Yes, all normalised numbers (other than the zeroes) have that bit set to one ^{(a)}, so they make it implicit to prevent wasting space storing it.

In other words, they save that bit totally, and reuse it so that it can be used to increase the precision of your numbers.

Keep in mind that this is the first bit of the fraction, *not* the first bit of the binary pattern. The first bit of the binary pattern is the sign, followed by a few bits of exponent, followed by the fraction itself.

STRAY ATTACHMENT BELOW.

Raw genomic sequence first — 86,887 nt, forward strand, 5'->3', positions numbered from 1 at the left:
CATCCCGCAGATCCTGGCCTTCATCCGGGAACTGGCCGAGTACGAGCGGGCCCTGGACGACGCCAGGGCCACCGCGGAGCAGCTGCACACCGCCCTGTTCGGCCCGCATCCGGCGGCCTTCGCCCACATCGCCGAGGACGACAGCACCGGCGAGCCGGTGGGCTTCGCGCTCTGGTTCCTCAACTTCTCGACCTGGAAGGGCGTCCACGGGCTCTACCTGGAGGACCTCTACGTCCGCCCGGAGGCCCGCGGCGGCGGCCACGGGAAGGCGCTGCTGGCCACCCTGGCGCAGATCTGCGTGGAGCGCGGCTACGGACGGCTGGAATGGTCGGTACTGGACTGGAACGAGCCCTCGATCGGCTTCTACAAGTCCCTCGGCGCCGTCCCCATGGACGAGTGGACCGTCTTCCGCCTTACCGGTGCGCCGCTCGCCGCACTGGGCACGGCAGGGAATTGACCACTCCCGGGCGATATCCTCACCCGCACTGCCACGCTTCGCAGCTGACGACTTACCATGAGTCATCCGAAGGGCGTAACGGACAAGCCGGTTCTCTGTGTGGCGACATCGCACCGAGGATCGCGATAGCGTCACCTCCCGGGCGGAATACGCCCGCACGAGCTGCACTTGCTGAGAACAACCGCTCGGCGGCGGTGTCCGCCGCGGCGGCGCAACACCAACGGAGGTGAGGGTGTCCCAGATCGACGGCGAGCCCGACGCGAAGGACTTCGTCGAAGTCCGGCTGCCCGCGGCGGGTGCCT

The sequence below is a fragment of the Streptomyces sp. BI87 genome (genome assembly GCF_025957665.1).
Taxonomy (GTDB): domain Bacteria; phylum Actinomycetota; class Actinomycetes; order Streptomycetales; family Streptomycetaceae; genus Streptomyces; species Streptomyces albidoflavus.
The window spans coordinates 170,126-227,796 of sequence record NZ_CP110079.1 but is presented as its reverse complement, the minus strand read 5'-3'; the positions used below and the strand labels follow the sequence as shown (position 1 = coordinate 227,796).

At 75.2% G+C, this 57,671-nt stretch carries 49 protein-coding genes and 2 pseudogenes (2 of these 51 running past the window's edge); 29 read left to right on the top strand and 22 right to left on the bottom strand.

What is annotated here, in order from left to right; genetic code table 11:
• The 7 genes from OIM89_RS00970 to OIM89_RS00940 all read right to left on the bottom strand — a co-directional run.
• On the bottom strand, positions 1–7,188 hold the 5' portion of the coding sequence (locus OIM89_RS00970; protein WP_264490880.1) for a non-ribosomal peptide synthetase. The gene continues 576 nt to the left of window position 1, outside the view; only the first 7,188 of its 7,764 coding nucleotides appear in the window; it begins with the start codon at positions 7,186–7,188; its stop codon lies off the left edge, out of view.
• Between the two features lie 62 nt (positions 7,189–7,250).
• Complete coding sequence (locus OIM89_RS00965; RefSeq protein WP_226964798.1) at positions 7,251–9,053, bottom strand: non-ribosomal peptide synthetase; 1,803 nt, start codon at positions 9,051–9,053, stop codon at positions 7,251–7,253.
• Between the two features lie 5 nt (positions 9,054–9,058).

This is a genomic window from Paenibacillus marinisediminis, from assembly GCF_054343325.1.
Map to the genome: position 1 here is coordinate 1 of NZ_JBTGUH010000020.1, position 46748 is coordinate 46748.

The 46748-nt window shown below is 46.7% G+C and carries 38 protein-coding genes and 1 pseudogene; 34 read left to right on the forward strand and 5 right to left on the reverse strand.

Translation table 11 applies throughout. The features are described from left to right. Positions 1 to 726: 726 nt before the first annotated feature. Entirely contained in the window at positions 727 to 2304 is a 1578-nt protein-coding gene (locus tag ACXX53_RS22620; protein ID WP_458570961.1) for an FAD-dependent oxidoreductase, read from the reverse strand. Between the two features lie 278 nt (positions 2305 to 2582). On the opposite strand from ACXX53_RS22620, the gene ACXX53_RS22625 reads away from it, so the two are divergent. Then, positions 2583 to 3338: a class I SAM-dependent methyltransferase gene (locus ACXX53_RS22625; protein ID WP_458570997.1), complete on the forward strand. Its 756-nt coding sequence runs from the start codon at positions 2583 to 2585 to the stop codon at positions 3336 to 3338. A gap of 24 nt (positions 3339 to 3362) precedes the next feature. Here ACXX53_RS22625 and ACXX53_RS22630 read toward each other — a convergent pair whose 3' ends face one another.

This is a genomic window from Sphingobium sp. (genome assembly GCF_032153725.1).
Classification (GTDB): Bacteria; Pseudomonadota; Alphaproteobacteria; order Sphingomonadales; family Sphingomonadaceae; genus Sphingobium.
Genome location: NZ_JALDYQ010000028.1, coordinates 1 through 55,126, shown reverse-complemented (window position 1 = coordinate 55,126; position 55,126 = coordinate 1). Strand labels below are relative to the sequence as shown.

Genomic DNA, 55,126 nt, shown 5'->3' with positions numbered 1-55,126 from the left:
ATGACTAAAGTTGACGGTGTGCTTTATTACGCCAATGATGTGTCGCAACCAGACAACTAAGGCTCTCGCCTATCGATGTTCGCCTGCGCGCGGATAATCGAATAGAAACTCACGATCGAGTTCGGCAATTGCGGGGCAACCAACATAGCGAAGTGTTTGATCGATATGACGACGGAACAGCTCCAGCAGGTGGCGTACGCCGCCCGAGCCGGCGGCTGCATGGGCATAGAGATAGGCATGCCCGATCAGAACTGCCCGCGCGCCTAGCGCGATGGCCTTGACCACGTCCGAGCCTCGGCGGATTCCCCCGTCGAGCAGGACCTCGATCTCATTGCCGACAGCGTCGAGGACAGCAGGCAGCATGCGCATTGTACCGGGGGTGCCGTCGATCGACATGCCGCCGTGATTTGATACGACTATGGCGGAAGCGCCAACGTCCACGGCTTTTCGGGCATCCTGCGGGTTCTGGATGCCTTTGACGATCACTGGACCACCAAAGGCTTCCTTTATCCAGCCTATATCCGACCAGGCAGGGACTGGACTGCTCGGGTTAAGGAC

For example, a single precision number is (sign, exponent, fraction):

```
<1> <--8---> <---------23----------> <- bit widths
s eeeeeeee fffffffffffffffffffffff
```

If you look at the way the number is calculated, it's:

`(-1)`^{sign} x 1.fraction x 2^{exponent-bias}

So the fractional part used for calculating that value is `1.fffff...fff`

(in binary).

^{(a)} There is actually a class of numbers (the denormalised ones and the zeroes) for which that property does *not* hold true. These numbers all have a biased exponent of zero but the vast majority of numbers follow the rule.